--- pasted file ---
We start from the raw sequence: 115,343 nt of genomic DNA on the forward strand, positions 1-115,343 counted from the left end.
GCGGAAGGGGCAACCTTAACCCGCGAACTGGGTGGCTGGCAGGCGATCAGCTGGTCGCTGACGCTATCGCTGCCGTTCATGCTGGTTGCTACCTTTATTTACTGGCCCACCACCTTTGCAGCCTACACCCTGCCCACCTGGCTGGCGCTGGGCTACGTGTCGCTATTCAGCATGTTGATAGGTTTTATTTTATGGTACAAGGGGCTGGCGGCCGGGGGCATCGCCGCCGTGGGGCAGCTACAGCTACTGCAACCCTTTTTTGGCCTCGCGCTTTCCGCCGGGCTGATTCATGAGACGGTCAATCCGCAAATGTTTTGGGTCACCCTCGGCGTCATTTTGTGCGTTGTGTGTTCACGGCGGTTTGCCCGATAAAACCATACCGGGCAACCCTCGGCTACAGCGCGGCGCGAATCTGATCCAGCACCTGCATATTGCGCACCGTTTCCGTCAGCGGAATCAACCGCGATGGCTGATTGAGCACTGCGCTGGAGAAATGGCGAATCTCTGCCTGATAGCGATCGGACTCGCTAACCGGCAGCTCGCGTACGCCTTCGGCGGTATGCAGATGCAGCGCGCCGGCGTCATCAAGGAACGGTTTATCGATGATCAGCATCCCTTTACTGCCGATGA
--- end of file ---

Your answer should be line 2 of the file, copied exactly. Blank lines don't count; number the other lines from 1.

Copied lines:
GCGGAAGGGGCAACCTTAACCCGCGAACTGGGTGGCTGGCAGGCGATCAGCTGGTCGCTGACGCTATCGCTGCCGTTCATGCTGGTTGCTACCTTTATTTACTGGCCCACCACCTTTGCAGCCTACACCCTGCCCACCTGGCTGGCGCTGGGCTACGTGTCGCTATTCAGCATGTTGATAGGTTTTATTTTATGGTACAAGGGGCTGGCGGCCGGGGGCATCGCCGCCGTGGGGCAGCTACAGCTACTGCAACCCTTTTTTGGCCTCGCGCTTTCCGCCGGGCTGATTCATGAGACGGTCAATCCGCAAATGTTTTGGGTCACCCTCGGCGTCATTTTGTGCGTTGTGTGTTCACGGCGGTTTGCCCGATAAAACCATACCGGGCAACCCTCGGCTACAGCGCGGCGCGAATCTGATCCAGCACCTGCATATTGCGCACCGTTTCCGTCAGCGGAATCAACCGCGATGGCTGATTGAGCACTGCGCTGGAGAAATGGCGAATCTCTGCCTGATAGCGATCGGACTCGCTAACCGGCAGCTCGCGTACGCCTTCGGCGGTATGCAGATGCAGCGCGCCGGCGTCATCAAGGAACGGTTTATCGATGATCAGCATCCCTTTACTGCCGATGA